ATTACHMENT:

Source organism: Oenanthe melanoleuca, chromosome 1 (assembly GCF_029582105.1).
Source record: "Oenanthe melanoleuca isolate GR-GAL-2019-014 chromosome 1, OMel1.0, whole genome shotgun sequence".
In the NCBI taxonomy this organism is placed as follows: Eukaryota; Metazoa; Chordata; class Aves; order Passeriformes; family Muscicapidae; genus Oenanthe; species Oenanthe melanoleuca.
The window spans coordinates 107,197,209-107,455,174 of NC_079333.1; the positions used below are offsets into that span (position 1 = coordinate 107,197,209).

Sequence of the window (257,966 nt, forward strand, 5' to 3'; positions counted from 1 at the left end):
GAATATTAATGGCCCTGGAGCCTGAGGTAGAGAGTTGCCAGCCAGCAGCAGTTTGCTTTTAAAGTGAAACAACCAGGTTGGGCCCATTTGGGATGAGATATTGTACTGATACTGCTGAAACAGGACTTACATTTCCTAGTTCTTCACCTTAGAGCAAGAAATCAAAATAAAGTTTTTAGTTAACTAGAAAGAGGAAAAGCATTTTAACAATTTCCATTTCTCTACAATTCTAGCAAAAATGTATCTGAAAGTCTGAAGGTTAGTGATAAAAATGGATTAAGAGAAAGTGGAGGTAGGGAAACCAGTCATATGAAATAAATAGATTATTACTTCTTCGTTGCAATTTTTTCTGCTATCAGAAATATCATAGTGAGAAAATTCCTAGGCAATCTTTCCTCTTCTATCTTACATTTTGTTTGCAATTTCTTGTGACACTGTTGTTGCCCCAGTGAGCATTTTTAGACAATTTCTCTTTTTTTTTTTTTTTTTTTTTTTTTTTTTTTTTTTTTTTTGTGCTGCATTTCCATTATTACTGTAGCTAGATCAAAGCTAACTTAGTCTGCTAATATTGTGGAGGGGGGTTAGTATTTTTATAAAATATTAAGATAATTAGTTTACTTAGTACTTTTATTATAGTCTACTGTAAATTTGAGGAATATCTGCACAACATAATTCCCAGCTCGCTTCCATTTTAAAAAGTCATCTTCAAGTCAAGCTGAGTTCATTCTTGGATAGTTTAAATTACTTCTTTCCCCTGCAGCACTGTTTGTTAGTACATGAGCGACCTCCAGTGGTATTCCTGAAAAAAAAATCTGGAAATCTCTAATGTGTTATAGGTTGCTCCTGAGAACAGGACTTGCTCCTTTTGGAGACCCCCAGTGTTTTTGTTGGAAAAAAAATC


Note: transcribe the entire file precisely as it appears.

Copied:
Source organism: Oenanthe melanoleuca, chromosome 1 (assembly GCF_029582105.1).
Source record: "Oenanthe melanoleuca isolate GR-GAL-2019-014 chromosome 1, OMel1.0, whole genome shotgun sequence".
In the NCBI taxonomy this organism is placed as follows: Eukaryota; Metazoa; Chordata; class Aves; order Passeriformes; family Muscicapidae; genus Oenanthe; species Oenanthe melanoleuca.
The window spans coordinates 107,197,209-107,455,174 of NC_079333.1; the positions used below are offsets into that span (position 1 = coordinate 107,197,209).

Sequence of the window (257,966 nt, forward strand, 5' to 3'; positions counted from 1 at the left end):
GAATATTAATGGCCCTGGAGCCTGAGGTAGAGAGTTGCCAGCCAGCAGCAGTTTGCTTTTAAAGTGAAACAACCAGGTTGGGCCCATTTGGGATGAGATATTGTACTGATACTGCTGAAACAGGACTTACATTTCCTAGTTCTTCACCTTAGAGCAAGAAATCAAAATAAAGTTTTTAGTTAACTAGAAAGAGGAAAAGCATTTTAACAATTTCCATTTCTCTACAATTCTAGCAAAAATGTATCTGAAAGTCTGAAGGTTAGTGATAAAAATGGATTAAGAGAAAGTGGAGGTAGGGAAACCAGTCATATGAAATAAATAGATTATTACTTCTTCGTTGCAATTTTTTCTGCTATCAGAAATATCATAGTGAGAAAATTCCTAGGCAATCTTTCCTCTTCTATCTTACATTTTGTTTGCAATTTCTTGTGACACTGTTGTTGCCCCAGTGAGCATTTTTAGACAATTTCTCTTTTTTTTTTTTTTTTTTTTTTTTTTTTTTTTTTTTTTTTGTGCTGCATTTCCATTATTACTGTAGCTAGATCAAAGCTAACTTAGTCTGCTAATATTGTGGAGGGGGGTTAGTATTTTTATAAAATATTAAGATAATTAGTTTACTTAGTACTTTTATTATAGTCTACTGTAAATTTGAGGAATATCTGCACAACATAATTCCCAGCTCGCTTCCATTTTAAAAAGTCATCTTCAAGTCAAGCTGAGTTCATTCTTGGATAGTTTAAATTACTTCTTTCCCCTGCAGCACTGTTTGTTAGTACATGAGCGACCTCCAGTGGTATTCCTGAAAAAAAAATCTGGAAATCTCTAATGTGTTATAGGTTGCTCCTGAGAACAGGACTTGCTCCTTTTGGAGACCCCCAGTGTTTTTGTTGGAAAAAAAATC